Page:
• Sam DarnoldIf the Jets move on from Darnold, the Broncos should be able to get the former third-overall pick for pennies on the dollar. Darnold is only 23, scouted well with the Broncos previously, and stats shouldn’t count when you play for New York.  Best case scenario is a high draft pick living up to his potential.  Worst-case scenario is some quarterback competition for Drew Lock, that isn’t Jeff Driskel.
  • Zach Wilson – The Junior from BYU is projected to be the third quarterback selected in the 2021 NFL draft, and finished the season with 32 TDs with only 3 INTs. Wilson is built in the mold of the new breed of quarterback with his scrambling ability, awkward arm angles, and pinpoint accuracy.  How about a concept of building a team around the talents of your quarterback, rather than trying to fit a quarterback into a system that doesn’t seem to be working.
  • Trey Lance – Lance went to North Dakota State and opted out soon after the pandemic began. But in 2019, Lance threw for 28 TDs and 0 INT, while rushing for 1,100 yards. At 6’4, Lance has all the tools to be the next difference-maker in the NFL.  The question is whether the Broncos have the team functional enough to develop his skill set.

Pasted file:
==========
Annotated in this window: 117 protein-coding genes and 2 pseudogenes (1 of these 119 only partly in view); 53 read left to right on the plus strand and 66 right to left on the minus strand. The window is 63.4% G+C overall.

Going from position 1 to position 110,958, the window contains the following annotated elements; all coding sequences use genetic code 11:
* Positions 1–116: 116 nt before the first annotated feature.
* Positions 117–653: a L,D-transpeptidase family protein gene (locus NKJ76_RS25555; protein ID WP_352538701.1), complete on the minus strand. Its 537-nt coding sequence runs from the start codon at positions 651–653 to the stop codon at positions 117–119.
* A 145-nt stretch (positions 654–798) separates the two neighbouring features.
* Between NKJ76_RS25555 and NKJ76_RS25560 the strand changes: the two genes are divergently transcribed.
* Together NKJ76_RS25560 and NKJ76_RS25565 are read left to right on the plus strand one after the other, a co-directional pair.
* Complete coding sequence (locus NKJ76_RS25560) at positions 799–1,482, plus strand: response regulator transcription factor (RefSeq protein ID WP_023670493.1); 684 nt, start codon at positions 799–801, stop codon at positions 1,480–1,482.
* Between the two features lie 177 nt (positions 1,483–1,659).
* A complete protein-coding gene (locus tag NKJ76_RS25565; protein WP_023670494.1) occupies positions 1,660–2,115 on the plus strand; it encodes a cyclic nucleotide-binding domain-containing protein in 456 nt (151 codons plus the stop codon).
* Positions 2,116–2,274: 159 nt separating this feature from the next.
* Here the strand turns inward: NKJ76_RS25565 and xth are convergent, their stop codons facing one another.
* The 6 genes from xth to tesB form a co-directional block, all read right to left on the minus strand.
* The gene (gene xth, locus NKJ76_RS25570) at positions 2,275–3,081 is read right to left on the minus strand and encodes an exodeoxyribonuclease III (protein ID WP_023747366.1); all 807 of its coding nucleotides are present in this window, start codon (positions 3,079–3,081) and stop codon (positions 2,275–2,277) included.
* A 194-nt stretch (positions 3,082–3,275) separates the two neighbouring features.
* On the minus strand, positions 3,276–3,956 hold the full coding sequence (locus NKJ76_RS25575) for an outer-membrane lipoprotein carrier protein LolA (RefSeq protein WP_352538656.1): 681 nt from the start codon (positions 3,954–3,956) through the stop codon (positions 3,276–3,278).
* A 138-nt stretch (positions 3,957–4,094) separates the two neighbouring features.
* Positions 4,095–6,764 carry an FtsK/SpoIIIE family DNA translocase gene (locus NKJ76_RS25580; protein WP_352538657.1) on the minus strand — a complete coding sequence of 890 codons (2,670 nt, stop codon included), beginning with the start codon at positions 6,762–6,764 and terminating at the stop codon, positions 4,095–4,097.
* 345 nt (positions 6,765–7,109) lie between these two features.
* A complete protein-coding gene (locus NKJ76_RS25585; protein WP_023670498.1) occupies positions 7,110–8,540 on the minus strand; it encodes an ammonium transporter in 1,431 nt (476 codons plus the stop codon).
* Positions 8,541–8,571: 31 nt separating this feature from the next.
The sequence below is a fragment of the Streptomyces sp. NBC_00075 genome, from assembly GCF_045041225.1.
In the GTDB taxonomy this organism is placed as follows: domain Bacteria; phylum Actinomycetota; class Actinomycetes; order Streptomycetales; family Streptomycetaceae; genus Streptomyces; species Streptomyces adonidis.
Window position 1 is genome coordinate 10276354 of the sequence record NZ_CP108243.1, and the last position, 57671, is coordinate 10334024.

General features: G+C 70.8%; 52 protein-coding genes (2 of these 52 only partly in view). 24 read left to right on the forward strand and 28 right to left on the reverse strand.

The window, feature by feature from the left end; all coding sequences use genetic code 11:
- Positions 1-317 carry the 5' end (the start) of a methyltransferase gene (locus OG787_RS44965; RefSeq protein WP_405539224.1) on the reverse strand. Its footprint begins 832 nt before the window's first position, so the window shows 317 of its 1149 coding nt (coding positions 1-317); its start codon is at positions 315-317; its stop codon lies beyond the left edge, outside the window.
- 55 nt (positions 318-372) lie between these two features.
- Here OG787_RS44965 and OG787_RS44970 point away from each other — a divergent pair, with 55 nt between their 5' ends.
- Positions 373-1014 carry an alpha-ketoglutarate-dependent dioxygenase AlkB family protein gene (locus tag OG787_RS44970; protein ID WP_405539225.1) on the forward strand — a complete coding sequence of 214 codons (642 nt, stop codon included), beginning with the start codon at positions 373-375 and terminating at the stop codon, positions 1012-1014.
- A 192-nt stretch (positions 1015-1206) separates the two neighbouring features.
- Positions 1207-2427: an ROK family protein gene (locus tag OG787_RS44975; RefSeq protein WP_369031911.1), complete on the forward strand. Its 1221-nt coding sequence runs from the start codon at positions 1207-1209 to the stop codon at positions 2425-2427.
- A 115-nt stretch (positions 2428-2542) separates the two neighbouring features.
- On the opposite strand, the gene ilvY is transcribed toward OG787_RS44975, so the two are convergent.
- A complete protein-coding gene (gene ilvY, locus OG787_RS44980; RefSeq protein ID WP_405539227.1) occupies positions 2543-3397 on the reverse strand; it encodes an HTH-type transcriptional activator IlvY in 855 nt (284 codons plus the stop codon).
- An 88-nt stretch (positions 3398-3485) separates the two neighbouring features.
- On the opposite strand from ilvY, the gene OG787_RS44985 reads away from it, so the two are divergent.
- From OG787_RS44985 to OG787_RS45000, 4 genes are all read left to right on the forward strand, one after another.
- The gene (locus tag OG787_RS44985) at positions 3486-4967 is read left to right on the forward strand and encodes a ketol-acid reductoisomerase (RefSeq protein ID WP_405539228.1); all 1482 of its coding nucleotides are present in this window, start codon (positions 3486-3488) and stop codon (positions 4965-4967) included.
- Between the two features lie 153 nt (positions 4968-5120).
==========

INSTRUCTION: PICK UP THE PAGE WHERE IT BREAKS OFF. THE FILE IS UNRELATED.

• Jameis Winston – Before you start laughing, hear me out. The former first-overall pick is only 27-years-old and threw for over 5,000 yards and 33 TDs when he was a starter back in 2019.  Winston may have lost his job after throwing 30 interceptions that same season, but everyone loses their starting job when that team signs Tom Brady.  Finally, Winston’s salary was listed at $1.1 million last year as a backup to Drew Brees in New Orleans.  Denver’s long snapper makes more than that.
  • Drew Lock – Most general managers would prefer making a splash with a new organization but giving Lock another year could be the plan. Shore up the offensive line via free agency, get back a Courtland Sutton, draft a little help, and give Lock another year with the playbook to develop.  And if the team ends up at 5-11 again…


…I’ll have another ten quarterback suggestions next year.


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Alan Tapley is an educator, author, and blogger who has lived just outside of Boulder for the last twenty years.  His published work includes two novels, two children’s books, a series of cartoons in the Minneapolis Star-Tribune, and multiple sports related articles. His love for family and the state of Colorado is only matched by one thing, his passion for sports.  The first baseball game he ever attended was at Wrigley Field, before there were lights.  At the final Bronco game at the old Mile High, he allegedly cut out a piece of his seat in the South stands.  But regardless of being here for the Avalanche’s last Stanley Cup, the Rockies only World Series appearance, and all the Broncos’ Super Bowl Victories, his wife never fails to remind him that he wasn’t at the University of Colorado in 1990, like she was.  The year the Buffs football team won the National Championship